Young and Hungry

Straight Dope on SAVOR Part 3: How Breweries Are Selected


Last week we wrote a series of posts about SAVOR, the craft beer and food pairing event planned for this June at the National Building Museum. After tickets sold out on Wednesday in just ten minutes, we decided to contact the Brewers Association for a response. Tammy spoke with Craft Beer Program Director Julia Herz about the record sell-out and the BA's vision for the event and Events Director Nancy Johnson about how ticket sales were handled.

Following on our recent online discussion about how breweries are selected, Tammy also asked Johnson about the lottery process. Here are the goods on why a handful of regional breweries, including Flying Dog, Starr Hill, and Hook & Ladder, are not on the list this year.

The facts:

  • For the purposes of SAVOR, the U.S. is divided into eight regions. Of all the breweries that apply to participate, eight are selected by lottery from each region. This is done to ensure the event has a national character.
  • The Mid-Atlantic region includes DC, Maryland, Virginia, Delaware, Pennsylvania, New Jersey, and New York.
  • This year the Pacific (including California and Hawaii) and Mid-Atlantic regions had the largest number of applicants. There were 22 Mid-Atlantic breweries who applied for eight spots, giving each a 27.5% chance of getting in through the lottery.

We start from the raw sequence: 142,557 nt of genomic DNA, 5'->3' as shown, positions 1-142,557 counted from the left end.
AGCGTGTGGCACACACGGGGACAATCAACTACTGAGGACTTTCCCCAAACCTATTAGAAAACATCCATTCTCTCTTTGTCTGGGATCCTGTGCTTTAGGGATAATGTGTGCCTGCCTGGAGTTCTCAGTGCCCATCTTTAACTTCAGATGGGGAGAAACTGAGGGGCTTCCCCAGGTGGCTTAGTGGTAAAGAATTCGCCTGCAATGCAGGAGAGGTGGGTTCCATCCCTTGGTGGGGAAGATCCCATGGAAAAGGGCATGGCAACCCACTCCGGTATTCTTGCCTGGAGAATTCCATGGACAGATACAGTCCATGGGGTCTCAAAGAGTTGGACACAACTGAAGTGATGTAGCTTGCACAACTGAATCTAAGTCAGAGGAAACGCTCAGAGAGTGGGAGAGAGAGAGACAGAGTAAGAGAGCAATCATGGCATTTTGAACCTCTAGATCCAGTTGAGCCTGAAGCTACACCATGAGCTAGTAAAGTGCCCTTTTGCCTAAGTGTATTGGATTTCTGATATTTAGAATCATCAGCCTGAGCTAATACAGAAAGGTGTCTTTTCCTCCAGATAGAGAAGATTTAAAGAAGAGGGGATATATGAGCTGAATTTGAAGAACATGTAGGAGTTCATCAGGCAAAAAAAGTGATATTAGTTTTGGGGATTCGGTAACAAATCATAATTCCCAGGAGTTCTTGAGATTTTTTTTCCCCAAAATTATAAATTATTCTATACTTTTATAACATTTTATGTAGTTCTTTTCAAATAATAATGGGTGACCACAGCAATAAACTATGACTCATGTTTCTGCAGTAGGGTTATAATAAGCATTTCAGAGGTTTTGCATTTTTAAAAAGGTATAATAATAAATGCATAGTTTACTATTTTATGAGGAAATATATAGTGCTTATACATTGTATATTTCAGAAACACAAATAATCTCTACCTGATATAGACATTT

• The following Mid-Atlantic breweries got in to SAVOR: Clipper City (Baltimore, MD), Old Line Brewers/The Brewer's Art (Baltimore, MD), Evolution (Delmar, DE), Stoudt's (Adamstown, PA), Troegs (Harrisburg, PA), Weyerbacher (Easton, PA), Flying Fish (Cherry Hill, NJ), Blue Point (Patchogue, NY), and Brown's (Troy, NY). No, you haven't miscounted–there are more than eight, due to an additional "wild card" participant, drawn to fill a spot when another region has less than eight breweries interested in participating.
  • Out of the 22 breweries that did not get one of the 64 spots at SAVOR this year (by lottery or wild card), 12 were from the Mid-Atlantic region.
  • The Brewers Association reserves 10 additional spaces (and special promotional privileges) for "Supporting Breweries" who get to bypass the lottery if they decide to fork over the extra fees. As of last Thursday, there are two Supporting Brewery spots still available for this year's event.

Even though it is obvious that more breweries will be interested in an event that is occurring nearby, over 50% of rejected breweries coming from the same region still seems disproportionate. When asked if the Brewers Association had plans to modify any of the region's definitions based on demand and how many breweries are in each state, Johnson responded, "We are always open to a better way, but we spend a lot of time on this and it works well. It's a fair model."